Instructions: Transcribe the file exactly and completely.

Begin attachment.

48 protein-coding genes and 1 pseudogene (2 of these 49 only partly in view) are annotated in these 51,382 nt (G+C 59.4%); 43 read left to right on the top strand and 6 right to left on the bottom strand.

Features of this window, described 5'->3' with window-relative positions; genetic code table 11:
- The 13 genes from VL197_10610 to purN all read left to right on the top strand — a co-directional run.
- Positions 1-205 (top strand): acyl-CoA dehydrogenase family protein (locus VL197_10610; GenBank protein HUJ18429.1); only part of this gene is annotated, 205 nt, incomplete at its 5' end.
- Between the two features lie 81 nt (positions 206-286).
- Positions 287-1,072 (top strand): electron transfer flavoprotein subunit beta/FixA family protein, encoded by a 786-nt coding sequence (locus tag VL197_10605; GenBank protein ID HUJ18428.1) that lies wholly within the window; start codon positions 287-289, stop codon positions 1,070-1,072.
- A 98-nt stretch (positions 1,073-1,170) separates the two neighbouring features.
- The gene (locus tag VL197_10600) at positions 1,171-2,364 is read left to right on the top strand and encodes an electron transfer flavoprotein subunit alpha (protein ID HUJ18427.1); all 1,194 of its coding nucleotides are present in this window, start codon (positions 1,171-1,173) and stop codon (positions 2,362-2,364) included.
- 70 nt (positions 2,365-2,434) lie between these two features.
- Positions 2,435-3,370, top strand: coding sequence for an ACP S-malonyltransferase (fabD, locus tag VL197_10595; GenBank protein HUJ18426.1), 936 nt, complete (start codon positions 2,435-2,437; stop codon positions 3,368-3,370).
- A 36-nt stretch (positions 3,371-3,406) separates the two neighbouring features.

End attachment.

48 protein-coding genes and 1 pseudogene (2 of these 49 only partly in view) are annotated in these 51,382 nt (G+C 59.4%); 43 read left to right on the top strand and 6 right to left on the bottom strand.

Features of this window, described 5'->3' with window-relative positions; genetic code table 11:
- The 13 genes from VL197_10610 to purN all read left to right on the top strand — a co-directional run.
- Positions 1-205 (top strand): acyl-CoA dehydrogenase family protein (locus VL197_10610; GenBank protein HUJ18429.1); only part of this gene is annotated, 205 nt, incomplete at its 5' end.
- Between the two features lie 81 nt (positions 206-286).
- Positions 287-1,072 (top strand): electron transfer flavoprotein subunit beta/FixA family protein, encoded by a 786-nt coding sequence (locus tag VL197_10605; GenBank protein ID HUJ18428.1) that lies wholly within the window; start codon positions 287-289, stop codon positions 1,070-1,072.
- A 98-nt stretch (positions 1,073-1,170) separates the two neighbouring features.
- The gene (locus tag VL197_10600) at positions 1,171-2,364 is read left to right on the top strand and encodes an electron transfer flavoprotein subunit alpha (protein ID HUJ18427.1); all 1,194 of its coding nucleotides are present in this window, start codon (positions 1,171-1,173) and stop codon (positions 2,362-2,364) included.
- 70 nt (positions 2,365-2,434) lie between these two features.
- Positions 2,435-3,370, top strand: coding sequence for an ACP S-malonyltransferase (fabD, locus tag VL197_10595; GenBank protein HUJ18426.1), 936 nt, complete (start codon positions 2,435-2,437; stop codon positions 3,368-3,370).
- A 36-nt stretch (positions 3,371-3,406) separates the two neighbouring features.